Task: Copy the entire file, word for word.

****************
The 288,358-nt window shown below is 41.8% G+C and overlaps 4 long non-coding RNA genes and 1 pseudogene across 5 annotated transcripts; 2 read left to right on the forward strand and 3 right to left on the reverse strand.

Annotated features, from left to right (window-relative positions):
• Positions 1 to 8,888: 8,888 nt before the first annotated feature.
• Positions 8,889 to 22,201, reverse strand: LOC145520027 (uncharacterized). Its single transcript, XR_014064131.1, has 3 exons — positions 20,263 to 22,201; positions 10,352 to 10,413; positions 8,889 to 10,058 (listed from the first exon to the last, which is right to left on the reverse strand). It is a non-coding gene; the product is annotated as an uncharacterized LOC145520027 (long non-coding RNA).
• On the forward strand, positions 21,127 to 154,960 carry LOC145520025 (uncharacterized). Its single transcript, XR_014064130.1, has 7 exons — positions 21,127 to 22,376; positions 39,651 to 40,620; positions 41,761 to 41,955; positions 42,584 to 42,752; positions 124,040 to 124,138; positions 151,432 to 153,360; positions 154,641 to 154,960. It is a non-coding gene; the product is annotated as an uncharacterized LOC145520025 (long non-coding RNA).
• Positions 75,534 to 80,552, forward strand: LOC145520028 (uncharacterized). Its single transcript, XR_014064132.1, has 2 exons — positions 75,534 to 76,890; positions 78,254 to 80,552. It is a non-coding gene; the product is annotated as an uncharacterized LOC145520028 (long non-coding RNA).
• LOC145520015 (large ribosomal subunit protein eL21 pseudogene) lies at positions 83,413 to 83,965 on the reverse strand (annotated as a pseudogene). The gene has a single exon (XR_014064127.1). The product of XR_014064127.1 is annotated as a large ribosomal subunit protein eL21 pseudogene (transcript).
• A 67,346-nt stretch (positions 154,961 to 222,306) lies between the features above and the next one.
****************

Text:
The 288,358-nt window shown below is 41.8% G+C and overlaps 4 long non-coding RNA genes and 1 pseudogene across 5 annotated transcripts; 2 read left to right on the forward strand and 3 right to left on the reverse strand.

Annotated features, from left to right (window-relative positions):
• Positions 1 to 8,888: 8,888 nt before the first annotated feature.
• Positions 8,889 to 22,201, reverse strand: LOC145520027 (uncharacterized). Its single transcript, XR_014064131.1, has 3 exons — positions 20,263 to 22,201; positions 10,352 to 10,413; positions 8,889 to 10,058 (listed from the first exon to the last, which is right to left on the reverse strand). It is a non-coding gene; the product is annotated as an uncharacterized LOC145520027 (long non-coding RNA).
• On the forward strand, positions 21,127 to 154,960 carry LOC145520025 (uncharacterized). Its single transcript, XR_014064130.1, has 7 exons — positions 21,127 to 22,376; positions 39,651 to 40,620; positions 41,761 to 41,955; positions 42,584 to 42,752; positions 124,040 to 124,138; positions 151,432 to 153,360; positions 154,641 to 154,960. It is a non-coding gene; the product is annotated as an uncharacterized LOC145520025 (long non-coding RNA).
• Positions 75,534 to 80,552, forward strand: LOC145520028 (uncharacterized). Its single transcript, XR_014064132.1, has 2 exons — positions 75,534 to 76,890; positions 78,254 to 80,552. It is a non-coding gene; the product is annotated as an uncharacterized LOC145520028 (long non-coding RNA).
• LOC145520015 (large ribosomal subunit protein eL21 pseudogene) lies at positions 83,413 to 83,965 on the reverse strand (annotated as a pseudogene). The gene has a single exon (XR_014064127.1). The product of XR_014064127.1 is annotated as a large ribosomal subunit protein eL21 pseudogene (transcript).
• A 67,346-nt stretch (positions 154,961 to 222,306) lies between the features above and the next one.